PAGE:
They are relatively unsung, but I remember giving a comment that they were one of the best pairs in a Senior World Championship held recently in Veldhoven, Holland to which the Dutch writers there picked up my comment and published it in the Daily Bulletin. My team then went on to play them in the Semi-Finals (The USA, because of their depth of good players, is the only world country allowed two teams in all the major events held at World Championships) and lost to them, enabling them to finish 2nd when they in turn barely lost to a very good French team in the finals.

It sometimes is a curse to have rather severe limitations in column space, causing the above to not even be able to be mentioned, but the play’s the thing which most people are interested in, rather than details on who was making the superior plays.

Thanks for asking.

Bobby WolffAugust 28th, 2013 at 1:48 pm

Hi Jim2,

Thanks for your answer to David and when I reply I just take the responses in order without a more organized overall plan.

While you are correct that the King of clubs equally works on this hand, it would not, if partner only had A9x, instead of having a 4th club.

Bobby WolffAugust 28th, 2013 at 2:07 pm

Hi Iain,

Your comment is, as always, right on, and I can only add that sometimes (obviously when the king of diamonds is onside, but the king of hearts is not), a surprise attack before the defense becomes knowledgeable as to where the cards are located, catches an opponent in a sleepy fashion, as happened here, and hence the declarer sometimes scores up an unmakeable game, by playing low when declarer boldly leads a low heart toward the dummy.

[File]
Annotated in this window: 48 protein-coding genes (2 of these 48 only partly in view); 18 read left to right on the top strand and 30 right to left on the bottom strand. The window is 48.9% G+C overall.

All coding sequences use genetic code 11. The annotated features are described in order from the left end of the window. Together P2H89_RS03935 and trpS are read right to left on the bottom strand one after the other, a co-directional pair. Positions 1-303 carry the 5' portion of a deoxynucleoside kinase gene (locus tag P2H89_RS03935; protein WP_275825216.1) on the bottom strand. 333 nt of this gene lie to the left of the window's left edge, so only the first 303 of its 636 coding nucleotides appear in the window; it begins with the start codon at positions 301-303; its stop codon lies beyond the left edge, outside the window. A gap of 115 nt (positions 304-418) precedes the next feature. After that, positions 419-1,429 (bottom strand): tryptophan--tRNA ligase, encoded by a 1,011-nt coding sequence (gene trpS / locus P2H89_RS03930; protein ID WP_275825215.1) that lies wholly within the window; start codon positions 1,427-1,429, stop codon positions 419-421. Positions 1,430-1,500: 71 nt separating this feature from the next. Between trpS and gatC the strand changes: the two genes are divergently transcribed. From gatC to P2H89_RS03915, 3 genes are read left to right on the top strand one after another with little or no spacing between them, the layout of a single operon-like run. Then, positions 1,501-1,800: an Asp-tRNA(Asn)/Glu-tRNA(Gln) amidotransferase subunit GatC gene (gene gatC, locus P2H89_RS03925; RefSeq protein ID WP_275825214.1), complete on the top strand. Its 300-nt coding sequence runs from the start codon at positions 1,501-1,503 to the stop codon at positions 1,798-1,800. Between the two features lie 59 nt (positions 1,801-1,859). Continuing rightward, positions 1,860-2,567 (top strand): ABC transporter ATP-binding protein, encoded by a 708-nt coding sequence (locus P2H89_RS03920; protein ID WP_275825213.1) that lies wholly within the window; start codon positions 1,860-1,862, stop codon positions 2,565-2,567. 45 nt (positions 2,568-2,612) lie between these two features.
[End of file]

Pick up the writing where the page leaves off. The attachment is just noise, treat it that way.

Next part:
No recommendations from me, only as the late Al Davis, owner and former coach of the Oakland Raiders professional American football team, once said, “Just win, baby”.

That admonition might have worked against a lesser player than John, and, besides, all of us suspect that card migration is pretty much limited to Jim2 and is his calling card, which, in turn contributes to making him a sensational player, since if he has any luck at all, it is only always bad.

jim2August 28th, 2013 at 2:43 pm

I definitely do feel sensations when I play, but they are usually ones of resignation or despair.

Iain ClimieAugust 28th, 2013 at 2:54 pm

Hi Jim2, Did I ever ask about possible Armenian ancestry?

Bobby WolffAugust 28th, 2013 at 3:23 pm

Hi Jim2 & Iain,

Jim2, your symptoms seem to be similar to many others who seem to experience, particularly in gambling communities, and during a severe recession, of what Kenny Rogers put to song, “The Gambler”, “The best thing that can happen is to die in your sleep”.

The above, however, is all made in jest and with the knowledge that the law of averages will apply to you as well, meaning in the future your luck will even out, God will be in his heaven and all will be right with the world. At least, here is hoping!

Iain, are you alluding to Victor Mollo and his indelible characters or are you believing in certain nationalities just assuming the worst and having that very sad prophecy fulfilled?

jim2August 28th, 2013 at 3:25 pm

I keep looking through our records for a name like Karapet, but nothing so far. Still, it HAS to be there!

jim2August 28th, 2013 at 6:16 pm

I am confident that Iain’s was a Menagerie reference.


Bobby WolffAugust 28th, 2013 at 7:18 pm

Hi Jim2,

No doubt!

Iain ClimieAugust 28th, 2013 at 9:49 pm

Spot on, folks – the immortal Karapet..